• We talked about layering ideas on the kids as the session goes prior to this activity so that aspect was better.

1v1+1 Set Up and Organization – 

  • Took 4 minutes and 13 seconds to get first ball rolling. Entirely too long for a game that most of the kids have played before. If one of the younger players do not understand I would have them in the back of the line so they could watch and go from their. Another option would be for the older player to explain the activity to their group. This would add in an element of leadership development.

1v1+1 Round 1 of Activity –

  • You were in manager mode during this entire activity.
    • Last night when we chatted about this you reasoning was you would prefer to see where the major mistakes occurred and then make adjustments. At some point in your coaching career, you will have enough experience to know where the errors will happen before you even do the activity.
    • As I talked to you about last night, I prefer to make coaching points in first activity and then coach in the game over the activity during the second portion of the activity.
    • With your method of coaching, I would want to play 3 games because after coaching the kids during the second game, I would want to see what adjustments they made during the third game.
  • You had 3 other coaches at the session.  Use them during your activity to manage the activity. You get in and do the coaching. Tons of people can manage an activity but it takes a special person to know when to get into the session to make the coaching points and what coaching point should be made. This is how you can tell if somebody is a good coach…not because they can set the activity up.  

Blake Round 1 Coaching in the Flow –

  • You make good points and have great ideas. Good job coaching in the flow and offering advice to the players as they were playing. I like how you mixed in activity management and coaching during the clip.

Round 2 of 1v1+1 Instruction –

  • I love the ideas you are making and they are very relative to the session as you previously saw numerous mistakes and then are looking to make the adjustments. Thought for you: How could you use less verbiage (talk less) and get the same point across. Be efficient with your words and they will have more power.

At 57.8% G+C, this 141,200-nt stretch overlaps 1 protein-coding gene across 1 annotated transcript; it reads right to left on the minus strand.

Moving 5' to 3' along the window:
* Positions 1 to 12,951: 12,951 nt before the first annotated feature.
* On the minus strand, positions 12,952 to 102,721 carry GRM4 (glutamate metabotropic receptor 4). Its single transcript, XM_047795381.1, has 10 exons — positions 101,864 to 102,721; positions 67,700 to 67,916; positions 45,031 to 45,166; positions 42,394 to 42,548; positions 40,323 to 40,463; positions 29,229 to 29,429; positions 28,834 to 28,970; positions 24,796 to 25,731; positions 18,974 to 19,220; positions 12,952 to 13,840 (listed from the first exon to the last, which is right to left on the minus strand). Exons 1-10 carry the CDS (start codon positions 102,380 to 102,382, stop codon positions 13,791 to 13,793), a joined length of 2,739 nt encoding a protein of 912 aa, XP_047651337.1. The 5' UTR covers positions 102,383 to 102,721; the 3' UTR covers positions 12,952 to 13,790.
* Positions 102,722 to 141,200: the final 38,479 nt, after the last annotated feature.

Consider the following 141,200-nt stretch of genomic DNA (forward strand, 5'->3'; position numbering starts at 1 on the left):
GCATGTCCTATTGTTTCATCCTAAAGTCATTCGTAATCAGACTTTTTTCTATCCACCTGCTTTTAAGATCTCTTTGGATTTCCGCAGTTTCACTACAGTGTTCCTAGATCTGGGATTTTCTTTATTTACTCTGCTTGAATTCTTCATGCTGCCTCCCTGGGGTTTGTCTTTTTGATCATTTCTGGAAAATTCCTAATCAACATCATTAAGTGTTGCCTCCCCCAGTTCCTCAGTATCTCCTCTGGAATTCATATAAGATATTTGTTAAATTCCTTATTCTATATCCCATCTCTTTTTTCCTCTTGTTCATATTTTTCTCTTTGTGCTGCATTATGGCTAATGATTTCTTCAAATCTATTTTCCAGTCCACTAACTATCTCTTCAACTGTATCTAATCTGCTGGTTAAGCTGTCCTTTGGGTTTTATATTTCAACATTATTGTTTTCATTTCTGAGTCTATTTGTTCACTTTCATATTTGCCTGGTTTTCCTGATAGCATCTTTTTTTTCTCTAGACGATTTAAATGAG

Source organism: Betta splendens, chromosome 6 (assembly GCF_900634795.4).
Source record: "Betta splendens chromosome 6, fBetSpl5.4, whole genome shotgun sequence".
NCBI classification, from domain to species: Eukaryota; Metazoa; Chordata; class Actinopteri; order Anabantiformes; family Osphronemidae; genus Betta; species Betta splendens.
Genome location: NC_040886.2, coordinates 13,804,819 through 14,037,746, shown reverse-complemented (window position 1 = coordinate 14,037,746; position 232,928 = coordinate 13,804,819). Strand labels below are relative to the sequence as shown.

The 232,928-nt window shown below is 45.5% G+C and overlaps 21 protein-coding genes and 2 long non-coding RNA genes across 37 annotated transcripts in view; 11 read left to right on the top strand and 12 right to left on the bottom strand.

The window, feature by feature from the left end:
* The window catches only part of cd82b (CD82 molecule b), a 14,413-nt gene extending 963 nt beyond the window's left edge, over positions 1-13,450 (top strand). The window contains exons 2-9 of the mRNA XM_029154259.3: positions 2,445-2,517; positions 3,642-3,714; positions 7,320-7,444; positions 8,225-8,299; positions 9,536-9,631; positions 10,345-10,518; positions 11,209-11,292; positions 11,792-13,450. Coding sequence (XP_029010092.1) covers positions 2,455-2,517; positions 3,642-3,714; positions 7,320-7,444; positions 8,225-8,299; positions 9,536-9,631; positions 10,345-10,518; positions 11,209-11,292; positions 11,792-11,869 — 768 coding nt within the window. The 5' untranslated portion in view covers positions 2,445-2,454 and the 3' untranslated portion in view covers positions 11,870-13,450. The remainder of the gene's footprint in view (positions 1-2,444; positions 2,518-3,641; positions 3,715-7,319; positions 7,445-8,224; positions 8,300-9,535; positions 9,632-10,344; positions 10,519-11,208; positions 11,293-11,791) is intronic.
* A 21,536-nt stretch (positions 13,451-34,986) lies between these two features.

Round 2 of 1v1+1 Instruction –

  • Great information again, can we make the point in a more efficient manner…get in and get out in 1 minute max – your point was over 1 minute and 30 seconds.

5v5 Organization –

  • How could we organize this quicker?
  • Players only received 15 minutes of play time during the game. If we become more efficient with our word choices and time management (how long coaching points are being made) we may have more time to play at the end. I like when you make your choices to stop activity and when to coach in the flow. Lets now focus on getting in and getting out quick but still making the same effective coaching point.

Thanks for letting me continue to observe you Blake. I have seen growth over the course of the season and look forward to providing another video series for you in January featuring more growth as a coach.

Thank you Blake for allowing us all to grow by observation and I look forward to chatting soon.

Growth through feedback…The next blog post will feature Blake’s reflection on the lesson, the videos he watched and the observations I made. The youth sports organization you are affiliated with must have an evaluation plan in place for coaching and organizational success and growth…anything short of this is not holding up their end of the bargain.

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Coach Brad